Is everything “pure,” though, as Coglianese says it is? The potential for conflict of interest is strong here. Collectors/speculators use the Key Collector app to determine what to buy. There’s nothing to say a retailer couldn’t also be using the app to keep track of what people might be after in their inventory. If a retailer/retailers are providing Key Collector with information, they could be doing so to try to drive sales for themselves. How can the information from Key Collector on what’s ‘hot’ each week, or even on what’s ‘hot’ in back issues, actually be trusted if it’s coming from sources with a vested interest in selling those comics?

As for the leaking of the Flash Forward #6 information, who benefits from that? Again it’s retailers, who may see interest in the issue driven up by app subscribers who got the spoiler notification. Of course, any good retailer could’ve made the determination to up their orders on the issue already after reading the PDF provided by DC/Diamond. The wider dissemination of the story details to collectors/speculators puts more outside eyes on the issue, though, which could lead to higher retailer orders/sales than those placed even with the benefit of the preview PDF. DC would also benefit from the leak of the information, as retailers place higher orders to meet demand driven by the information on the app.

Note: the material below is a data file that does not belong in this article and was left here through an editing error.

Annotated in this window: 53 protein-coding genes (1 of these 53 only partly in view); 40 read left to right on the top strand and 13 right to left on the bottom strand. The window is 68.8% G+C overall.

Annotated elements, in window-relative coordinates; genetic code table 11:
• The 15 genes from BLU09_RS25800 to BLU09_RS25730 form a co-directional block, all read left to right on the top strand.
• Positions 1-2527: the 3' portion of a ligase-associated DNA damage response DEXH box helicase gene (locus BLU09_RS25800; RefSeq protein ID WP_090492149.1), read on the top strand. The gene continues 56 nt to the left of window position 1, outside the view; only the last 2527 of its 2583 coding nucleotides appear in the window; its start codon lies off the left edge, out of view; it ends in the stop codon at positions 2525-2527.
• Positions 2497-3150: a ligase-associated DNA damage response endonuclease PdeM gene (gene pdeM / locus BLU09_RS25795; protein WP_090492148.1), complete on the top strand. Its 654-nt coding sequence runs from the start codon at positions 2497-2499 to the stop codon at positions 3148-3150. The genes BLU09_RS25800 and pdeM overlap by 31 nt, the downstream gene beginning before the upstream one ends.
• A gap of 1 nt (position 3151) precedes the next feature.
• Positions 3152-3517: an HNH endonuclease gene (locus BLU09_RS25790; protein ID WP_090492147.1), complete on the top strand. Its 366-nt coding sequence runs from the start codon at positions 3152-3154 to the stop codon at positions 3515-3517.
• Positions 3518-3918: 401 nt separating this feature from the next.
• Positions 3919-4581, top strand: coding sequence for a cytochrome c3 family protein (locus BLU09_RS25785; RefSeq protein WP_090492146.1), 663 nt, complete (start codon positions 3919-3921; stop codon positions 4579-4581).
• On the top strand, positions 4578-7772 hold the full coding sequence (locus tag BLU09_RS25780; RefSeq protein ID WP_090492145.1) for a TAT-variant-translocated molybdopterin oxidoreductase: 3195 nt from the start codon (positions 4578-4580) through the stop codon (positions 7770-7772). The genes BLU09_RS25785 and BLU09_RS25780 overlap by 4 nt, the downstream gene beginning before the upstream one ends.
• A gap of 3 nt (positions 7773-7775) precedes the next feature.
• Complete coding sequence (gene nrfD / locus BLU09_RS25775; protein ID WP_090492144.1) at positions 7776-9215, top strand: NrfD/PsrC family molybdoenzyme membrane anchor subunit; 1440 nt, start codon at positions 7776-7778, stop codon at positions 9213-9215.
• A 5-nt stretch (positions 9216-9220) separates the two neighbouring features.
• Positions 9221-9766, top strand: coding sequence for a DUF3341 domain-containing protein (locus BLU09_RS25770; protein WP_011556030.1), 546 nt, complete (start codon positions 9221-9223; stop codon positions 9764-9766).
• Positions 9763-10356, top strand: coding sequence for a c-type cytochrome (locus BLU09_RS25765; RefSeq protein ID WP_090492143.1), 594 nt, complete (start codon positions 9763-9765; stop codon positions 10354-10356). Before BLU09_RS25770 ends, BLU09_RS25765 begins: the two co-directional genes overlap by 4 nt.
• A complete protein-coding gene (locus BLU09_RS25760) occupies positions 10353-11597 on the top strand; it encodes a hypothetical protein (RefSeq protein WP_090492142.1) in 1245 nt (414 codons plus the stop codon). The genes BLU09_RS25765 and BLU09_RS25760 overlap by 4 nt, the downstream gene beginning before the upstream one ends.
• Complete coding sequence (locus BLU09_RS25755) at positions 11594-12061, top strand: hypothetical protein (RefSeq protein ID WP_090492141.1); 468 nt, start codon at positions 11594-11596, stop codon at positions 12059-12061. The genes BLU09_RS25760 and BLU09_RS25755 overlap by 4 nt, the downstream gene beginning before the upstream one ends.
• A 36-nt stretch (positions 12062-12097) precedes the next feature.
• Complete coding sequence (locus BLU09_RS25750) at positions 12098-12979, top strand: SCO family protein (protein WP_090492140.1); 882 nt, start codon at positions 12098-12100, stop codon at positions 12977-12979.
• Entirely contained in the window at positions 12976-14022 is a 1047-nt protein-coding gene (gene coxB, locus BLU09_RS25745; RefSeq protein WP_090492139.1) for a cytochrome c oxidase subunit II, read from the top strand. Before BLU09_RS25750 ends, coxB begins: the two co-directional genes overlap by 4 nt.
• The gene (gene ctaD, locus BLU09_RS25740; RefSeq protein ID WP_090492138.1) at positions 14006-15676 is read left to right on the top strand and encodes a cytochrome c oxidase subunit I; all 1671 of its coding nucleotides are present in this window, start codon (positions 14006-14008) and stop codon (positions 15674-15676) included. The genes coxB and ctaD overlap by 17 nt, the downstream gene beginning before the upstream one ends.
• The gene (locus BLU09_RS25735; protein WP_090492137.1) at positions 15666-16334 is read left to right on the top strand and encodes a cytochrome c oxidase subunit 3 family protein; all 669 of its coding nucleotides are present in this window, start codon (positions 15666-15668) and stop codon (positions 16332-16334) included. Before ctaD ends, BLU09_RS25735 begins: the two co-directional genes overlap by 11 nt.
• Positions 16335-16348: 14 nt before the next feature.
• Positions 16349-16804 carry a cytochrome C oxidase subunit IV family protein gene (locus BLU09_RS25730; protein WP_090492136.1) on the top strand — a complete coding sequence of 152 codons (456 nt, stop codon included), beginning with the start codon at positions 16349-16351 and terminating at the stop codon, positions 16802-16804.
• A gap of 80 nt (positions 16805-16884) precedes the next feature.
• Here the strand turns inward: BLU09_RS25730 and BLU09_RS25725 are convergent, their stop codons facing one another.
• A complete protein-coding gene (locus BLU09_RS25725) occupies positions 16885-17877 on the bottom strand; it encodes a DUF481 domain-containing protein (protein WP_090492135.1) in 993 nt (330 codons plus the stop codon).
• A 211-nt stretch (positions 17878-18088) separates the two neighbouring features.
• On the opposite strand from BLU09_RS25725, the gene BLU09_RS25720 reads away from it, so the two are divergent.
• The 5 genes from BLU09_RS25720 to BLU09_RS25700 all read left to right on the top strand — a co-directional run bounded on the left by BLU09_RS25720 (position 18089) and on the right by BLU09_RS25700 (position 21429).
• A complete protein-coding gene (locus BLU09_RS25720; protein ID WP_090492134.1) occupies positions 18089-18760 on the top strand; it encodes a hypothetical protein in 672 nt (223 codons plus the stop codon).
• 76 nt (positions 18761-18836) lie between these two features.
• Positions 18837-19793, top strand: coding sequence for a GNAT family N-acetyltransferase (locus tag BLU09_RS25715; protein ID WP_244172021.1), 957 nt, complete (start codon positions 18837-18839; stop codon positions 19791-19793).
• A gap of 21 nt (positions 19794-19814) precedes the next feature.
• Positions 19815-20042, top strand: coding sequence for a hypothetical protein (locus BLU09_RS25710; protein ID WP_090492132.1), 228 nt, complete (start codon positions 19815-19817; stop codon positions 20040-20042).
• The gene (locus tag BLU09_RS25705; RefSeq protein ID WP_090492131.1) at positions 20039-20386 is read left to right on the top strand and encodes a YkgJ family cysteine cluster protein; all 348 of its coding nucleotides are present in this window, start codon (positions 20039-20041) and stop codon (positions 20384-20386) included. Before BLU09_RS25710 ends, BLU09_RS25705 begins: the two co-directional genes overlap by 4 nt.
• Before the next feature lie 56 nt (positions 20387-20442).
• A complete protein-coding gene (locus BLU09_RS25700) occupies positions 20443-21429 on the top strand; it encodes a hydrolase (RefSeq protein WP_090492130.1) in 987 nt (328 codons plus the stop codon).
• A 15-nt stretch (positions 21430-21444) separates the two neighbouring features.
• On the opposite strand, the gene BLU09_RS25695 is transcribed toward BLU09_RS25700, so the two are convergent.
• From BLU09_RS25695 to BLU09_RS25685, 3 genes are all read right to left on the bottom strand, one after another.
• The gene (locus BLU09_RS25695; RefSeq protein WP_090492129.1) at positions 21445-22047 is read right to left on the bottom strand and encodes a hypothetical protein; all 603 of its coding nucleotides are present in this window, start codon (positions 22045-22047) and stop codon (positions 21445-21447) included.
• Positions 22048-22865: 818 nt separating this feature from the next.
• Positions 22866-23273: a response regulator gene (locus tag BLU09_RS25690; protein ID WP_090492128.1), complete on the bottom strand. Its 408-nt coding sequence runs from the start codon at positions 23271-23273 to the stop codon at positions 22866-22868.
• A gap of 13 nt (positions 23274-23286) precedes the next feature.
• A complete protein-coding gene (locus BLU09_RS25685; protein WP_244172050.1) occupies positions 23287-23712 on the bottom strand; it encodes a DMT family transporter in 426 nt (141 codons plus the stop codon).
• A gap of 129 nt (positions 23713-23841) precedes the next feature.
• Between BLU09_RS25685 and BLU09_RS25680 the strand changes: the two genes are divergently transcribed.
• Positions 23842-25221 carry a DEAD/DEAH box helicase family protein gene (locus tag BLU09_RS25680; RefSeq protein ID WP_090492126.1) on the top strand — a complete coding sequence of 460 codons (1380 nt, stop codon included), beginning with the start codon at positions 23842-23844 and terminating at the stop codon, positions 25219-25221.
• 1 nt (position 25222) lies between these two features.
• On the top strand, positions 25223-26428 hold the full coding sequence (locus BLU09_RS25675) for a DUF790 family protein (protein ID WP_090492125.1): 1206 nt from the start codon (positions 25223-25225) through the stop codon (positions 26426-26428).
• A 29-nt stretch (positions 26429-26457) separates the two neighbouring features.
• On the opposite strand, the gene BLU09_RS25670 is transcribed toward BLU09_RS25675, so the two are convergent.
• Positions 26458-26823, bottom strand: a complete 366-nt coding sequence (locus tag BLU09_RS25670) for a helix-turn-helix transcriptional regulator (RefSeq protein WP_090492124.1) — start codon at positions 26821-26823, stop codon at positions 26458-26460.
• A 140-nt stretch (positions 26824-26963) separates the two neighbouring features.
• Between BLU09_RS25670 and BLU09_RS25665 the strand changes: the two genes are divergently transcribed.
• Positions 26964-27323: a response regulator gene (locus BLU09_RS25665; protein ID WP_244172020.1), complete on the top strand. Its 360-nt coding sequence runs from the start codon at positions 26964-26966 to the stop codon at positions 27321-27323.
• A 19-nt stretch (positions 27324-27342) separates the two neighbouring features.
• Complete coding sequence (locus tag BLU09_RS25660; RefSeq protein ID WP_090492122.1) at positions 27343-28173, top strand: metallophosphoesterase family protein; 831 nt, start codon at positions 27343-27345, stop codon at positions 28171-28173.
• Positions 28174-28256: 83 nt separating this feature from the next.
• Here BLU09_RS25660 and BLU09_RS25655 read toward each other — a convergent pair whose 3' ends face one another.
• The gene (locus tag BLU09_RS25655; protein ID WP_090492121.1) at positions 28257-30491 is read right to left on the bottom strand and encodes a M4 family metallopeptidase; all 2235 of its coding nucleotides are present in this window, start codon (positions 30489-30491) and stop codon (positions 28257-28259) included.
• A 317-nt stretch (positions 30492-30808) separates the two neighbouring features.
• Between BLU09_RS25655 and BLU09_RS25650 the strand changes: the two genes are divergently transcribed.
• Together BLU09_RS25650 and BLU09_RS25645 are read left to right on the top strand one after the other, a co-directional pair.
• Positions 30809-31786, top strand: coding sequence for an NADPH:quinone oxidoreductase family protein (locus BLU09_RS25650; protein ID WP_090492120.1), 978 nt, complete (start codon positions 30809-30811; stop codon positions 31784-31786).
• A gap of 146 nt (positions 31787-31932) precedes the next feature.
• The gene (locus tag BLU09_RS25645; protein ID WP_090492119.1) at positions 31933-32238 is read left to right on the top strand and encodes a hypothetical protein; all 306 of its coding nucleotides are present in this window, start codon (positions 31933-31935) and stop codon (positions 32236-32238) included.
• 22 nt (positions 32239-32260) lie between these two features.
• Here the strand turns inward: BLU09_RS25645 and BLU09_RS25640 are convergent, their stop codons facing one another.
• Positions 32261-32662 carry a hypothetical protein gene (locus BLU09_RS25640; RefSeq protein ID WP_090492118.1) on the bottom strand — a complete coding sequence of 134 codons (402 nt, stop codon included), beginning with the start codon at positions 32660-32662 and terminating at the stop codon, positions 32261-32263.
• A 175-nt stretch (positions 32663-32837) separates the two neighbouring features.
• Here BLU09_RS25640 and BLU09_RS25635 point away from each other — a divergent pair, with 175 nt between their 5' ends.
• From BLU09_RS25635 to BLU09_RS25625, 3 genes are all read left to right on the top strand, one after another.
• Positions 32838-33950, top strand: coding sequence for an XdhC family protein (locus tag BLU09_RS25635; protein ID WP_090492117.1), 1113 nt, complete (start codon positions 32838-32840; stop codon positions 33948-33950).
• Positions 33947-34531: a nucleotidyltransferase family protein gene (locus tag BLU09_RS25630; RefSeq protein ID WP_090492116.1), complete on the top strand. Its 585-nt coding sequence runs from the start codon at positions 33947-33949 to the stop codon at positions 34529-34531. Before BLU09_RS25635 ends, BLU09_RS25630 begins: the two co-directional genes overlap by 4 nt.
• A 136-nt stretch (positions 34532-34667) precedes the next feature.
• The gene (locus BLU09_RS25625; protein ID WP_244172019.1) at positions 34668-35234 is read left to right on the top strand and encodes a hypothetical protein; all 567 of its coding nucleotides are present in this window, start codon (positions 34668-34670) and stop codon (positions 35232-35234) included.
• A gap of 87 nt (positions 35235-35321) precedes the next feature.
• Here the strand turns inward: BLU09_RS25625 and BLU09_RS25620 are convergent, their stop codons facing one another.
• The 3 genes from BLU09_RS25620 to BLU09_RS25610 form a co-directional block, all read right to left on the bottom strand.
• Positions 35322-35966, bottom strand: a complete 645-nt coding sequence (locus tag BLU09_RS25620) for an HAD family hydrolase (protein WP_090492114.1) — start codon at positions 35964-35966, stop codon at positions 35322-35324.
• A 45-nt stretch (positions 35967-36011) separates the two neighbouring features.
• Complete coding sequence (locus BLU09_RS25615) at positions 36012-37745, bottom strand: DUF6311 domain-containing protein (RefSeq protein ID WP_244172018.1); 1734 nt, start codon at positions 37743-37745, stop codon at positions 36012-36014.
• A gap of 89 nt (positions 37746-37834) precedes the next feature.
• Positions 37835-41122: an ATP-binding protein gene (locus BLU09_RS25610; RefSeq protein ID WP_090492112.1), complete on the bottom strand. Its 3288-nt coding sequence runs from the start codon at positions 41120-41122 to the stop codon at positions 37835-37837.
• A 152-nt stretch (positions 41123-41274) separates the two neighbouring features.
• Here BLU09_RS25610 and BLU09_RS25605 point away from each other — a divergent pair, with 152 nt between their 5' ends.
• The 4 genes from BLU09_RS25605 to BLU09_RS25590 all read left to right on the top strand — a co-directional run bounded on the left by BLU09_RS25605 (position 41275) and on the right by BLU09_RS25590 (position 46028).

Did Key Collector receive their Flash Forward information from a retailer? There’s nothing to directly link any specific retailer or store to the leaked information, but given that retailers had access to the information, and the timing and content of the Key Collector alert, it’s the most likely conclusion. If that is the case, and if Key Collector has been receiving information from retailers all along, users may want to be wary of the information they find in the app.